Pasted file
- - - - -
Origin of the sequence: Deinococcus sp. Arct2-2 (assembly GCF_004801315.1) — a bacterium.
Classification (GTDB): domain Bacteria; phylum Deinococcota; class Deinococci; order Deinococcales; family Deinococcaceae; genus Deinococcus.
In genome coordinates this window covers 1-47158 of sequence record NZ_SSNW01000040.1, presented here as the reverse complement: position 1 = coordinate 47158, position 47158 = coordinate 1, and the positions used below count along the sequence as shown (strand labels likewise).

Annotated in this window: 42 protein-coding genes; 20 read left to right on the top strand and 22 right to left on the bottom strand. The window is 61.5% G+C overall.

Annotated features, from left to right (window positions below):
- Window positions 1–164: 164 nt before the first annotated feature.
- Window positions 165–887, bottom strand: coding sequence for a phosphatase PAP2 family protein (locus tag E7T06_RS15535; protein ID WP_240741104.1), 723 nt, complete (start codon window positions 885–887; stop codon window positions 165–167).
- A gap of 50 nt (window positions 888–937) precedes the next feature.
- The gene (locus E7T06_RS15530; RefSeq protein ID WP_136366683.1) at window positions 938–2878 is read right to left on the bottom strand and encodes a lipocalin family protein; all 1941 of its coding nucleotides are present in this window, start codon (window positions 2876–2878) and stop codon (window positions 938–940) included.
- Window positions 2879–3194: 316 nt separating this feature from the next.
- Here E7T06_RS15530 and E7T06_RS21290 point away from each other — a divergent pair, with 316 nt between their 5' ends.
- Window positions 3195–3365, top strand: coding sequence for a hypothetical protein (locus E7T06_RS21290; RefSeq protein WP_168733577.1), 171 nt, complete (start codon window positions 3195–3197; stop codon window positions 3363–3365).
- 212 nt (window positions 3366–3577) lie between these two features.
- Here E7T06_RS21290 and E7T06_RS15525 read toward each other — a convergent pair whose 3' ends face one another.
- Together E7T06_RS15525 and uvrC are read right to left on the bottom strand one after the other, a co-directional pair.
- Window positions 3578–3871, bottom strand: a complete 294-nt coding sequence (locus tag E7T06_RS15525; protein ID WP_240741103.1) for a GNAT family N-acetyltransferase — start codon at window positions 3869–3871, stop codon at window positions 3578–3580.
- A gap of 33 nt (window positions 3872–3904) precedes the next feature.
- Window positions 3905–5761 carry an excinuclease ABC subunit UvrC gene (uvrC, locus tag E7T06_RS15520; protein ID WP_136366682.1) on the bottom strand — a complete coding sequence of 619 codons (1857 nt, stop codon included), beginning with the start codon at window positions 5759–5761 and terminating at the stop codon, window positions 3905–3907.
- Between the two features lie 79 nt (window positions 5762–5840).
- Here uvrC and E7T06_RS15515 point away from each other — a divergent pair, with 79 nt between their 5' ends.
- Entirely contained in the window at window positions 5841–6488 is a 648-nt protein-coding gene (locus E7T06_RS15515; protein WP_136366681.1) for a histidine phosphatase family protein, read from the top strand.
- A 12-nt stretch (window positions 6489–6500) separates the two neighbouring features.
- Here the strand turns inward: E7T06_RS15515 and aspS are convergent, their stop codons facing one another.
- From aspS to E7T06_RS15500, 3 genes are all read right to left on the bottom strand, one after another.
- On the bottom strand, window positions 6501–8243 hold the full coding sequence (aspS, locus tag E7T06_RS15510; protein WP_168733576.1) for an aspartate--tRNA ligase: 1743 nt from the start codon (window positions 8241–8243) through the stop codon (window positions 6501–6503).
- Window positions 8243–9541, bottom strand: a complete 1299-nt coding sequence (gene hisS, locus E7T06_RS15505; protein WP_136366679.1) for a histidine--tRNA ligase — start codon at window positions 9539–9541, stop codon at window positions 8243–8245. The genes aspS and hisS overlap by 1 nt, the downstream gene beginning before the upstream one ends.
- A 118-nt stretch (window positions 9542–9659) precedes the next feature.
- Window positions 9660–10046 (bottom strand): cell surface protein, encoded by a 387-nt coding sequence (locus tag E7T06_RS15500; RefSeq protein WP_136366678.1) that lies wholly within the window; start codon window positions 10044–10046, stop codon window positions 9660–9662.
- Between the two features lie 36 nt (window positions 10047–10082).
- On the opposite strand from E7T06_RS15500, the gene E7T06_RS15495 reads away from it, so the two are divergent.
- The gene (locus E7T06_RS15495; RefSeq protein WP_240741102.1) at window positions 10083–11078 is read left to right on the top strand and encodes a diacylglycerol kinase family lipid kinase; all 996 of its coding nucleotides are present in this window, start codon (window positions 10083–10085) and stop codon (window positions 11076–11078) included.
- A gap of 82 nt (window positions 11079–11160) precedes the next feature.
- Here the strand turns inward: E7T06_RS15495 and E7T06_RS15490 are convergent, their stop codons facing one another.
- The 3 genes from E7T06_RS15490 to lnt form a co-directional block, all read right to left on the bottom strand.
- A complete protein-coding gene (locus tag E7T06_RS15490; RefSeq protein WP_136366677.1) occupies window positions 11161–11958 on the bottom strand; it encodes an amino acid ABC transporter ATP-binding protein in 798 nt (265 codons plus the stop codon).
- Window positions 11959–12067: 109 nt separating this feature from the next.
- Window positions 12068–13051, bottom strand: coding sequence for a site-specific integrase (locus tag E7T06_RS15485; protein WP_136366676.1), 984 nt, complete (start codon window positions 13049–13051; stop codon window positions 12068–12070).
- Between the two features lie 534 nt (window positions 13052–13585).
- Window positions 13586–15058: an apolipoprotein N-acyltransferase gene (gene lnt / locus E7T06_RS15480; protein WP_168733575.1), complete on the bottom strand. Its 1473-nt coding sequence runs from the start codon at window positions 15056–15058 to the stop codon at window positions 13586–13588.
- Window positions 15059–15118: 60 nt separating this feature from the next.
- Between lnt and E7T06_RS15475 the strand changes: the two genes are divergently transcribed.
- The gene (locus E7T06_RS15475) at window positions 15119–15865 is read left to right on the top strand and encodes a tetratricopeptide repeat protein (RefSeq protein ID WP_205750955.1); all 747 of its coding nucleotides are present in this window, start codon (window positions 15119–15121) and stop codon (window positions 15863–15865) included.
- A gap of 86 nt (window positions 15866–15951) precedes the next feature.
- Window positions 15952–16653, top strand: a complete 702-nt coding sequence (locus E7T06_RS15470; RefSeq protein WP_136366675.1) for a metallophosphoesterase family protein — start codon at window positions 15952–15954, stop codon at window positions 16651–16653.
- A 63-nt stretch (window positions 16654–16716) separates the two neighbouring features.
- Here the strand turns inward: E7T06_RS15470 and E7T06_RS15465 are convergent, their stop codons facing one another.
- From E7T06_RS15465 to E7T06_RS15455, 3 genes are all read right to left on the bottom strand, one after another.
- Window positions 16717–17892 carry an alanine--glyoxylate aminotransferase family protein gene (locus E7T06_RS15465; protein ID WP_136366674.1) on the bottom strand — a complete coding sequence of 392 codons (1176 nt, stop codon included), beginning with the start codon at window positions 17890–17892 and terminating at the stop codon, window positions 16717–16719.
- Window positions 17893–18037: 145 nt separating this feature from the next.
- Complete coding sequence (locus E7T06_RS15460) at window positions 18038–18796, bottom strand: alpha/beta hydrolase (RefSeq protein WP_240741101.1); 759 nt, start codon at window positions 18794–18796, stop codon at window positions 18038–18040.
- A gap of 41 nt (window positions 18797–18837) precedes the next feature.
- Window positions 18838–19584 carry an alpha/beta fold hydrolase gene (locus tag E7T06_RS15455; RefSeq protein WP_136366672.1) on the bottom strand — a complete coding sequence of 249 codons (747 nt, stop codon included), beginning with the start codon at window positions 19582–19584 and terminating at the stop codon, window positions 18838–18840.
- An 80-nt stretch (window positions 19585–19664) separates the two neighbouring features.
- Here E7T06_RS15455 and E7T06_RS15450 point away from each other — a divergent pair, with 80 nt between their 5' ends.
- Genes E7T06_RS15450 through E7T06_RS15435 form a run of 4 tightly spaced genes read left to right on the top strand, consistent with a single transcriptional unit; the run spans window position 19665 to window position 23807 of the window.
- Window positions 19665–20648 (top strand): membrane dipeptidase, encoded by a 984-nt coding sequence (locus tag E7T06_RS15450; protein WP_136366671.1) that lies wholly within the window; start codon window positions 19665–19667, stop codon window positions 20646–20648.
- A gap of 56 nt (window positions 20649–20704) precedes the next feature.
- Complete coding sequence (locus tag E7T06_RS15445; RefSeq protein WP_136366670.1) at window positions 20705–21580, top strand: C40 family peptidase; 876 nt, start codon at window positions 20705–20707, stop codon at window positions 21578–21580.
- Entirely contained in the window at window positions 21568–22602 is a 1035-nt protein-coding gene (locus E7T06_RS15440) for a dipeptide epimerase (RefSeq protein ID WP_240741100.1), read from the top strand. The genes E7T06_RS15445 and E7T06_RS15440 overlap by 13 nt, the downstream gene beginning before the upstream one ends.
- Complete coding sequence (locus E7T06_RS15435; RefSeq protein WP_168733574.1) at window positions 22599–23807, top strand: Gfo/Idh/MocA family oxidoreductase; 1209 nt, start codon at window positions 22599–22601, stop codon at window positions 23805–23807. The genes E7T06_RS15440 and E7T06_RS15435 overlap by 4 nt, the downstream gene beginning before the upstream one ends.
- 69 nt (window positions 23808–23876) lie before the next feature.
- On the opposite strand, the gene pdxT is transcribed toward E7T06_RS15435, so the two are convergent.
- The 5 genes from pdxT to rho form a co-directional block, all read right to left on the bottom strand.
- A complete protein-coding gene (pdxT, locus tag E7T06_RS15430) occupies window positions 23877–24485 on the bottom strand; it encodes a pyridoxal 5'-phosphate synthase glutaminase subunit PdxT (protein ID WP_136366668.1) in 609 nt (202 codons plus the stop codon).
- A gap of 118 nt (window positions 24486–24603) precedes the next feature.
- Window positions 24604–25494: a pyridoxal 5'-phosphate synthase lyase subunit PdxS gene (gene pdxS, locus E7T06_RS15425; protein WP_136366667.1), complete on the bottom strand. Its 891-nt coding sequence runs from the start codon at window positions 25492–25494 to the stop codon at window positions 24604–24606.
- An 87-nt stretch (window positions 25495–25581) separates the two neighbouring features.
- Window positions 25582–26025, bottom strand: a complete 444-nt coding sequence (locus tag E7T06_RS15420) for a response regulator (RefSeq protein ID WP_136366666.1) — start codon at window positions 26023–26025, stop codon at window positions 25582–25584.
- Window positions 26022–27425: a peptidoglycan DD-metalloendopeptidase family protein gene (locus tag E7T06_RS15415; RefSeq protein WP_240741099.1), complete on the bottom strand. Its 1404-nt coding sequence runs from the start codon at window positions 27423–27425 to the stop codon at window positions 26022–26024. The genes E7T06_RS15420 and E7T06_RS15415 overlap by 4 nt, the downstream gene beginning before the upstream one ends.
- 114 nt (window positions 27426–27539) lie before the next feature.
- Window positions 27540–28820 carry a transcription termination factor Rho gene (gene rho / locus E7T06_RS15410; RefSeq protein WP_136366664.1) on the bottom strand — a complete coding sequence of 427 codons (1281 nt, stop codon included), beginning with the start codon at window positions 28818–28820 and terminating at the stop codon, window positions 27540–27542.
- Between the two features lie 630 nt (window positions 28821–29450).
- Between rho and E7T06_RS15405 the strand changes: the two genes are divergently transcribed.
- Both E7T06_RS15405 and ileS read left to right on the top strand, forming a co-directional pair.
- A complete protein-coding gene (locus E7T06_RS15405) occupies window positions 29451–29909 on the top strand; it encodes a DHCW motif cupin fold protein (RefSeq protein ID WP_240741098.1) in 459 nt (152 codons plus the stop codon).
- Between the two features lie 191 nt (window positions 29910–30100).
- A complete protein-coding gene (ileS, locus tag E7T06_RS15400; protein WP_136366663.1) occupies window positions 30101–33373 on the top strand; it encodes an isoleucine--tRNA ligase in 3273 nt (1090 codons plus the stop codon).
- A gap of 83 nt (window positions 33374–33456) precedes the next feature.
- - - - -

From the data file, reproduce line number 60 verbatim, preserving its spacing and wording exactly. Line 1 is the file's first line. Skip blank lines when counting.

- Complete coding sequence (locus E7T06_RS15435; RefSeq protein WP_168733574.1) at window positions 22599–23807, top strand: Gfo/Idh/MocA family oxidoreductase; 1209 nt, start codon at window positions 22599–22601, stop codon at window positions 23805–23807. The genes E7T06_RS15440 and E7T06_RS15435 overlap by 4 nt, the downstream gene beginning before the upstream one ends.